On ‘Leadership’ in Medicine

In medicine, there are many buzzwords that are thrown around so frequently and loosely as to lose meaning or purpose. I’m looking at you, ‘patient-centered.’ And you, ‘disruptive innovation.’

Now that it’s August–the season of medical school orientations and white coat ceremonies–there’s another that, as if on cue, is making the rounds: leadership. This time of year, medical students are treated to speech after speech by deans who wax poetic about the physician-leader.

“We brought you here not to be 9-to-5 employees, but leaders in medicine.”

“We’re not just in the business of training doctors; we’re developing leaders.”

At the time, I was a fresh-faced, doe-eyed disciple in my first days of a lifetime in medicine, and I hung onto every word of the sermon–enchanted, captivated, inspired.

In the coming months, though, that inspiration turned to curious inquisition. Inquisition turned over to weary skepticism. One year in, I’ve started to deconstruct and critically evaluate the ambiguous aspiration that is ‘physician-leadership,’ a process that’s led me to these questions.

What’s a physician-leader? A year ago, we were challenged to be more than “9-to-5 employees”–to go beyond the ‘ordinary’ work of doctoring and patient care to advance the frontiers in scholarship, administration, and healthcare delivery.

Since then, though, I’ve seen some sparks of inspiration among the seemingly mundane that reveal a broader sense of leadership. There’s the country family doctor who, as a lone knight, stewards the health and wellness of an entire community. There’s the intensivist who speaks up to oppose medically futile care and guide patients to ‘a good death.’ Does one have to be an Ezekiel Emanuel or an Atul Gawande to be a physician-leader, or can we find and appreciate glimmers of leadership in the day-to-day labors of being ‘just a doctor?’

What’s it mean to train physician-leaders? As orientation became an ever-faint blip in the rear-view mirror, so became the relevance of leadership and transformative thinking in our day-to-day coursework. If we were being trained as physician-leaders, how was our training any different from that of physician not-leaders? I think we learned anatomy the same way. Same for physical diagnosis and pathology, too. A year in, I’m not sure how exactly one trains as a physician-leader, as opposed to a not-leader.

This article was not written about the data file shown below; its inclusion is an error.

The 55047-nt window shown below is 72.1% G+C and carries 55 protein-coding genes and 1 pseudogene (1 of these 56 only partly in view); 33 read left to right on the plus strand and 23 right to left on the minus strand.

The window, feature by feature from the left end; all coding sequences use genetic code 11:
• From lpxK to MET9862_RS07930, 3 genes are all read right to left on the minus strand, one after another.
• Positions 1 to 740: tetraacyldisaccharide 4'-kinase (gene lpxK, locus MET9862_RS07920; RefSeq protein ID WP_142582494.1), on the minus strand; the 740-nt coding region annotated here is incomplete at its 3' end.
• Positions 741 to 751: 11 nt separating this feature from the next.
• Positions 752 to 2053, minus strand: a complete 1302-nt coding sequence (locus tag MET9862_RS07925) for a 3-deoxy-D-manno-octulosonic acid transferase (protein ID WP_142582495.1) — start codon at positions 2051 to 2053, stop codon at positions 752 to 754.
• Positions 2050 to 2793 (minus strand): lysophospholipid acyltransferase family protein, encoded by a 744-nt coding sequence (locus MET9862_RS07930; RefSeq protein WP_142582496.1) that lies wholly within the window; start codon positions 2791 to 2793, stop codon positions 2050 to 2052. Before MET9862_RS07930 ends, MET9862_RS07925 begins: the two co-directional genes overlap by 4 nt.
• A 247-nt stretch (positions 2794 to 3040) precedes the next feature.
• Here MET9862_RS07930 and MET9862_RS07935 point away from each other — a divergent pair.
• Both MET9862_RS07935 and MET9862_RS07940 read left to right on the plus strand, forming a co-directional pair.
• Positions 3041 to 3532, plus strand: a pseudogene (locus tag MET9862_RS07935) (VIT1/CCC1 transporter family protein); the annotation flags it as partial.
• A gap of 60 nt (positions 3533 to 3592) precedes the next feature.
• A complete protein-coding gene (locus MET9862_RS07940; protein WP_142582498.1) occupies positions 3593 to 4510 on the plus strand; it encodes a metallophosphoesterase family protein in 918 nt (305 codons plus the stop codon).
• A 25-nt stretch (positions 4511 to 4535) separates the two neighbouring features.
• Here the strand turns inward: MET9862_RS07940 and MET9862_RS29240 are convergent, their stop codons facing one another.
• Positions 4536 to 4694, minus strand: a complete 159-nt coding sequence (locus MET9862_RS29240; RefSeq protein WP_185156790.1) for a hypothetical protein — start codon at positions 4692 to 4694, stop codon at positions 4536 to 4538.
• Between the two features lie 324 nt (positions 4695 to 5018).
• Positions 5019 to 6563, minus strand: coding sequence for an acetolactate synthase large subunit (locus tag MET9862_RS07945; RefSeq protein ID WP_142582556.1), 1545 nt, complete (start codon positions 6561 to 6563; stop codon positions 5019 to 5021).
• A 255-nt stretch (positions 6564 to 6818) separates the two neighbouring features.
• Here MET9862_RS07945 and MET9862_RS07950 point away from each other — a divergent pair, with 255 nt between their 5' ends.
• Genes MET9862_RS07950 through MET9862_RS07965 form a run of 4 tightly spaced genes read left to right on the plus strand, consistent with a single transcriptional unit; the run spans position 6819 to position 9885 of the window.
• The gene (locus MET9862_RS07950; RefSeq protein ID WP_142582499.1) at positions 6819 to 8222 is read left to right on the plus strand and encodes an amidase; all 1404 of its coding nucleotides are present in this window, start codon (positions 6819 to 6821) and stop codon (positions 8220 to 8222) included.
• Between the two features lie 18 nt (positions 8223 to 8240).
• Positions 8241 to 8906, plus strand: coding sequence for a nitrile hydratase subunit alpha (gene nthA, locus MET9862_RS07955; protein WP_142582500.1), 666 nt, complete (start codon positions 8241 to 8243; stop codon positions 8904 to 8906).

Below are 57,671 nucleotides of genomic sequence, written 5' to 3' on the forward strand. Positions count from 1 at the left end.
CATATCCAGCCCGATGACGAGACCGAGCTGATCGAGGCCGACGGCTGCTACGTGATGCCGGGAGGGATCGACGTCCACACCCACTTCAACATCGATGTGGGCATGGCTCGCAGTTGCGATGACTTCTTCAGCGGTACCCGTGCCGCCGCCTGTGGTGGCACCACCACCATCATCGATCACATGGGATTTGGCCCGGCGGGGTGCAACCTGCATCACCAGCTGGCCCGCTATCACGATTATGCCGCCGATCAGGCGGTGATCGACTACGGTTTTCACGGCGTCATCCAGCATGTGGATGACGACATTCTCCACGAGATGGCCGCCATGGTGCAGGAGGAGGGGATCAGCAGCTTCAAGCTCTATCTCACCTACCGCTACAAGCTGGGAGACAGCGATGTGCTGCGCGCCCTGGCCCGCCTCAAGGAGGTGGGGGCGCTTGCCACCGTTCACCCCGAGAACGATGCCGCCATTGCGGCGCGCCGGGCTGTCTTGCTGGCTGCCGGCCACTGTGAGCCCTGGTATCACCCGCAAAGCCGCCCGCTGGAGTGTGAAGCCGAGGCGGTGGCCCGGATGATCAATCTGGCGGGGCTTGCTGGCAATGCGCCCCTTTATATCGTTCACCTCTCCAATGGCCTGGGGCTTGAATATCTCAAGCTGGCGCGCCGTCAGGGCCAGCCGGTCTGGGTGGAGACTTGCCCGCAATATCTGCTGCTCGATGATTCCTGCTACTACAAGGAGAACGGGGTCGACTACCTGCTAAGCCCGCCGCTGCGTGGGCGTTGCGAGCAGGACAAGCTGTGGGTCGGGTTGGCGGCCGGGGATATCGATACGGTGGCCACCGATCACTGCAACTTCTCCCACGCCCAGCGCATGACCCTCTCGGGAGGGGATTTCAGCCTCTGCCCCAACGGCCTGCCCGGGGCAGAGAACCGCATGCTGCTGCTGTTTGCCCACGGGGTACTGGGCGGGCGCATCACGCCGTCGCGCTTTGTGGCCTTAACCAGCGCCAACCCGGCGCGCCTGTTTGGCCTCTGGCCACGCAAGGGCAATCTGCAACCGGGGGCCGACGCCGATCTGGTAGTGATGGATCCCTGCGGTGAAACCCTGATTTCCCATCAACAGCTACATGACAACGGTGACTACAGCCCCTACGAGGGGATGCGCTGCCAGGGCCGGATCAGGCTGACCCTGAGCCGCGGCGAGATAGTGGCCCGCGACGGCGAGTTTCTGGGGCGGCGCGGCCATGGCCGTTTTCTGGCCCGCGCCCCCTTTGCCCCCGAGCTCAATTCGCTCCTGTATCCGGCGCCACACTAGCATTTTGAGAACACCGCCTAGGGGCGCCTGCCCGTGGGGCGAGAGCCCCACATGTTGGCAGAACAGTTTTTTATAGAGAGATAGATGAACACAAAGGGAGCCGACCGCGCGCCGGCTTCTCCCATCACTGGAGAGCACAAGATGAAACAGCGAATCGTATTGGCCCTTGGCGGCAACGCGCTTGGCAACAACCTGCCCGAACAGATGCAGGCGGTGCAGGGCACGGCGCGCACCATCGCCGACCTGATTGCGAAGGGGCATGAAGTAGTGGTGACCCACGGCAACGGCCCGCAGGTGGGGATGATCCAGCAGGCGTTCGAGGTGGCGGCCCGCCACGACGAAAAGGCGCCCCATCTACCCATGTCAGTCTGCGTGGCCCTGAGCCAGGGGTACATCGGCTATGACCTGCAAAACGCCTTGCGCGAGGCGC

To train physician-leaders is an admirable aspiration, but it would be a little more admirable if there were a little more substance to it.

What’s with the love of leaders? As the old adage goes, if everyone’s special, then nobody really is. Likewise, if everyone’s a leader and trained from the start to think only as a leader, is there anyone left to be led? Students are selected into medical school by leading in the classroom, leading in activities and organizations, and leading in the community. When students who have only ever led arrive at medical school and are instructed to lead, does it compromise the profession’s ability to form hierarchies or collaborate?

I wonder if medical schools ought to teach, along with leadership, the principles of good followership–active listening, influencing from below, knowing when (and how) to challenge a leader. Perhaps then, we’d see stronger cohesion and collegiality, both within our profession and among the health professions.

Don’t get me wrong, now–the importance of effective leadership in medicine by physicians, for physicians is hard to overstate, especially at a time when doctors are facing increasing pressures from changing practice models, shifting payment structures, and growing information technology demands. For now, though, leadership as it’s preached and praised in medical education is a notion without clarity, an ambition without substance.